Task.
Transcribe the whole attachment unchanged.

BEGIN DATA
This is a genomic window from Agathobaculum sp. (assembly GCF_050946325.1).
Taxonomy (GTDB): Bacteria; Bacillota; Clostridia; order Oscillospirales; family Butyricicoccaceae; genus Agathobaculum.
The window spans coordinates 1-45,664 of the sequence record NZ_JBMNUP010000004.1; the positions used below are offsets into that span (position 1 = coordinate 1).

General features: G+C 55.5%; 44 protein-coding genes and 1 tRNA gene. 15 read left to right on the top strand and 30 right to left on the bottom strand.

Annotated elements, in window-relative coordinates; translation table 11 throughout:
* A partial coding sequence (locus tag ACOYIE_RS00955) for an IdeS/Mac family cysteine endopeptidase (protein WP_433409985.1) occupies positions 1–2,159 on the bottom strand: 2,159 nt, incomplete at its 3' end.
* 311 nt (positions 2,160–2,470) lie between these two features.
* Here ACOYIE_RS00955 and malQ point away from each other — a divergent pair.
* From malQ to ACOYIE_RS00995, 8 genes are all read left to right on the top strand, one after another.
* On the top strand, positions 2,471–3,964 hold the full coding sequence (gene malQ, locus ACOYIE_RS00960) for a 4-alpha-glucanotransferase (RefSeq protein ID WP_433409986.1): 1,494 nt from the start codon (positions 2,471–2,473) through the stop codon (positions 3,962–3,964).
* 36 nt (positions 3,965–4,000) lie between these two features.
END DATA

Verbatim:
This is a genomic window from Agathobaculum sp. (assembly GCF_050946325.1).
Taxonomy (GTDB): Bacteria; Bacillota; Clostridia; order Oscillospirales; family Butyricicoccaceae; genus Agathobaculum.
The window spans coordinates 1-45,664 of the sequence record NZ_JBMNUP010000004.1; the positions used below are offsets into that span (position 1 = coordinate 1).

General features: G+C 55.5%; 44 protein-coding genes and 1 tRNA gene. 15 read left to right on the top strand and 30 right to left on the bottom strand.

Annotated elements, in window-relative coordinates; translation table 11 throughout:
* A partial coding sequence (locus tag ACOYIE_RS00955) for an IdeS/Mac family cysteine endopeptidase (protein WP_433409985.1) occupies positions 1–2,159 on the bottom strand: 2,159 nt, incomplete at its 3' end.
* 311 nt (positions 2,160–2,470) lie between these two features.
* Here ACOYIE_RS00955 and malQ point away from each other — a divergent pair.
* From malQ to ACOYIE_RS00995, 8 genes are all read left to right on the top strand, one after another.
* On the top strand, positions 2,471–3,964 hold the full coding sequence (gene malQ, locus ACOYIE_RS00960) for a 4-alpha-glucanotransferase (RefSeq protein ID WP_433409986.1): 1,494 nt from the start codon (positions 2,471–2,473) through the stop codon (positions 3,962–3,964).
* 36 nt (positions 3,965–4,000) lie between these two features.